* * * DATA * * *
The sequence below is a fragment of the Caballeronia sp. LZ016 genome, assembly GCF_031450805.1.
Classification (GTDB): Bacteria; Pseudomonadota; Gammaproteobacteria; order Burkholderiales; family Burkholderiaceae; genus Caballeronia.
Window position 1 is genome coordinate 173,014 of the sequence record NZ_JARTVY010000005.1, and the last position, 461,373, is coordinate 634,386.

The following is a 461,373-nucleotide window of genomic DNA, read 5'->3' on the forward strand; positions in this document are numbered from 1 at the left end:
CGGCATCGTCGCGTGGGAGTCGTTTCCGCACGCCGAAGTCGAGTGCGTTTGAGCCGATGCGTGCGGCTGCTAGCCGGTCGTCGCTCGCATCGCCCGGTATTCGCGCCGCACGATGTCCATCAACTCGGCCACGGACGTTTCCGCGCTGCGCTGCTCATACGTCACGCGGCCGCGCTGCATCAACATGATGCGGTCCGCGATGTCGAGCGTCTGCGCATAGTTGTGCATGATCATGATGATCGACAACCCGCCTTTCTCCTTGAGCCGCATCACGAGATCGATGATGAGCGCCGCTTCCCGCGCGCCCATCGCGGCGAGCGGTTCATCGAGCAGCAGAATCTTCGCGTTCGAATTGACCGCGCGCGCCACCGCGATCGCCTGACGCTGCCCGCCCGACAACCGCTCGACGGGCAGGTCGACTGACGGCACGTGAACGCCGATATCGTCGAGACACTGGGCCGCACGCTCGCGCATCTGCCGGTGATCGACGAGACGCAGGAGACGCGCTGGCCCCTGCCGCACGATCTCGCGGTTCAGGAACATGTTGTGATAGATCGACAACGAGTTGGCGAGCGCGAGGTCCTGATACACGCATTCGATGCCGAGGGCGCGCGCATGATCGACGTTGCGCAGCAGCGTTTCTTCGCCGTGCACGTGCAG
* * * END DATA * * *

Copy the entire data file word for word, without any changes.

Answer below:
The sequence below is a fragment of the Caballeronia sp. LZ016 genome, assembly GCF_031450805.1.
Classification (GTDB): Bacteria; Pseudomonadota; Gammaproteobacteria; order Burkholderiales; family Burkholderiaceae; genus Caballeronia.
Window position 1 is genome coordinate 173,014 of the sequence record NZ_JARTVY010000005.1, and the last position, 461,373, is coordinate 634,386.

The following is a 461,373-nucleotide window of genomic DNA, read 5'->3' on the forward strand; positions in this document are numbered from 1 at the left end:
CGGCATCGTCGCGTGGGAGTCGTTTCCGCACGCCGAAGTCGAGTGCGTTTGAGCCGATGCGTGCGGCTGCTAGCCGGTCGTCGCTCGCATCGCCCGGTATTCGCGCCGCACGATGTCCATCAACTCGGCCACGGACGTTTCCGCGCTGCGCTGCTCATACGTCACGCGGCCGCGCTGCATCAACATGATGCGGTCCGCGATGTCGAGCGTCTGCGCATAGTTGTGCATGATCATGATGATCGACAACCCGCCTTTCTCCTTGAGCCGCATCACGAGATCGATGATGAGCGCCGCTTCCCGCGCGCCCATCGCGGCGAGCGGTTCATCGAGCAGCAGAATCTTCGCGTTCGAATTGACCGCGCGCGCCACCGCGATCGCCTGACGCTGCCCGCCCGACAACCGCTCGACGGGCAGGTCGACTGACGGCACGTGAACGCCGATATCGTCGAGACACTGGGCCGCACGCTCGCGCATCTGCCGGTGATCGACGAGACGCAGGAGACGCGCTGGCCCCTGCCGCACGATCTCGCGGTTCAGGAACATGTTGTGATAGATCGACAACGAGTTGGCGAGCGCGAGGTCCTGATACACGCATTCGATGCCGAGGGCGCGCGCATGATCGACGTTGCGCAGCAGCGTTTCTTCGCCGTGCACGTGCAG